After several moments of surrender, turn your palms up as a symbol of your desire to receive from the Lord. Perhaps you will pray silently, "Lord, I would like to receive your divine love for John, your peace about the dentist appointment, your patience, your joy." Whatever you need, you say, "Palms up." Having centered down, spend the remaining moments in complete silence. There is no need for hurry. There is no need for words, for like good friends you are just glad to be together, to enjoy one another's presence.
And as we grow accustomed to his company, slowly, almost imperceptibly, a miracle works its way into us. The feverish scramble that used to characterize our lives is replaced by serenity and steady vigor. Without the slightest sense of contradiction, we've become both tough with issues and tender with people. Authority and compassion become twins and infiltrate our preaching. Indeed, prayer permeates everything about us. It is winsome, life-giving, strong, and our people will know it.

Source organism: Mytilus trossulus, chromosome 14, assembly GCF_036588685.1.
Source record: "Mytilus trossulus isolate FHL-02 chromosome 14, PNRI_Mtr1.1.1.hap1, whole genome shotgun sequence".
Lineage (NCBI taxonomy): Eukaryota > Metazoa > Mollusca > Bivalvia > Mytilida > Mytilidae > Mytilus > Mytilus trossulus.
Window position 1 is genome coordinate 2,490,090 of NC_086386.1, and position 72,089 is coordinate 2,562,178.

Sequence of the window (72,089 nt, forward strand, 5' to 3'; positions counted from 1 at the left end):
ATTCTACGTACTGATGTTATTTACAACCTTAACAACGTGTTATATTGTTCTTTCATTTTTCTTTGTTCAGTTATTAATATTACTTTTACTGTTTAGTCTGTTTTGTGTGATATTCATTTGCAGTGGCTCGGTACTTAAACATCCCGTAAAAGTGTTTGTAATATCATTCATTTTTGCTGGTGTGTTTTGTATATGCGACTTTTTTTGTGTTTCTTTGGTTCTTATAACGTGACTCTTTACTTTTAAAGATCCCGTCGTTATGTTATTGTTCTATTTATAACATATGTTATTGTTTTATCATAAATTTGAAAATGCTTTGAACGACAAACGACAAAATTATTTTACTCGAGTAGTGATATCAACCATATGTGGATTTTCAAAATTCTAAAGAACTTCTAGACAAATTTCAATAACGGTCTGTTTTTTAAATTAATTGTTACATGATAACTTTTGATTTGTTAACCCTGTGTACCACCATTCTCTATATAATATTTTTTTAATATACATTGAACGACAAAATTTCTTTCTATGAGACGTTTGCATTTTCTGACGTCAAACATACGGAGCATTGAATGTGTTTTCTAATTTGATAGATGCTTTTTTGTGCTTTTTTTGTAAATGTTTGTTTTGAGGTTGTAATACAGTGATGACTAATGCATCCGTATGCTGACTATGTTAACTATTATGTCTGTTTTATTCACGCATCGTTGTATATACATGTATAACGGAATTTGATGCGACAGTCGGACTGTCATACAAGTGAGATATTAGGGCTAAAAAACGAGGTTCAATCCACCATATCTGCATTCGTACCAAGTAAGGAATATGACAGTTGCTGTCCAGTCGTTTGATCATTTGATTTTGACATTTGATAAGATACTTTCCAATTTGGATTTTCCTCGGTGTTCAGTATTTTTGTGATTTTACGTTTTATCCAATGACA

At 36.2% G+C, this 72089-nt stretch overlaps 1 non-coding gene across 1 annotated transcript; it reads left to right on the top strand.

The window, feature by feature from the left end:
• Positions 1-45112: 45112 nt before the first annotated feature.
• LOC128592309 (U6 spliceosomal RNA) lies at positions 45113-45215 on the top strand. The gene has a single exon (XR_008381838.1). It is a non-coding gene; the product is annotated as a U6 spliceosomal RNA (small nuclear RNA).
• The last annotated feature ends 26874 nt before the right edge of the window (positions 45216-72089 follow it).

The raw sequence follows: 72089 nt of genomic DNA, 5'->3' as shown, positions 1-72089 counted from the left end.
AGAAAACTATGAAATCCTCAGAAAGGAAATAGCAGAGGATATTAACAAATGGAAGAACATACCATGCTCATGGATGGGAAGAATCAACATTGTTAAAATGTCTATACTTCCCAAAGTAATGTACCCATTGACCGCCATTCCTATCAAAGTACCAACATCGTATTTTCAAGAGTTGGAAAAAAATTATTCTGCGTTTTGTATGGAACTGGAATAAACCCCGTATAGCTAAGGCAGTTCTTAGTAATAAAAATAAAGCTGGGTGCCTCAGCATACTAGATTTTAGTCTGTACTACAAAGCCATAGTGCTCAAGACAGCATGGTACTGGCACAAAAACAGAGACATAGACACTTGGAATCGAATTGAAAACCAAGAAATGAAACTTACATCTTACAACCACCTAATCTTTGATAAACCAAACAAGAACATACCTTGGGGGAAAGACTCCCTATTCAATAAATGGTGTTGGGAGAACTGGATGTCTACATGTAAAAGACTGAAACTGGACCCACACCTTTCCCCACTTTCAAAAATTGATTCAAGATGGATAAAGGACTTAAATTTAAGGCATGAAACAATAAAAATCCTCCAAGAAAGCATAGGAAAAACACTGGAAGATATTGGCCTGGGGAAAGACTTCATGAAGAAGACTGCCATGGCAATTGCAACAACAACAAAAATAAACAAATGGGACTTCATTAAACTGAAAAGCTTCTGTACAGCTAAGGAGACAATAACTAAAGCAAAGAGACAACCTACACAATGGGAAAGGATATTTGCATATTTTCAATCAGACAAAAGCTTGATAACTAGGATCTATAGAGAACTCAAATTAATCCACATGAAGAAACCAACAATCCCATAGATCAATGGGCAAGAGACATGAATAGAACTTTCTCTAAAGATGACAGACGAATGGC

In touch with people
Some of the richest times in my pastoral ministry came when I would go into the sanctuary during the week and walk through the pews praying for the people who sat there Sunday after Sunday. Our people tend to sit in the same pews week after week, and I would visualize them there and lift them into the light of Christ. I would pray the sermons on Friday that I would preach on Sunday. Praying for their hurts and fears and anxieties does something inside you. It puts you in touch with your people in a deep, intimate way. Through prayer our people become our friends in a whole new dimension.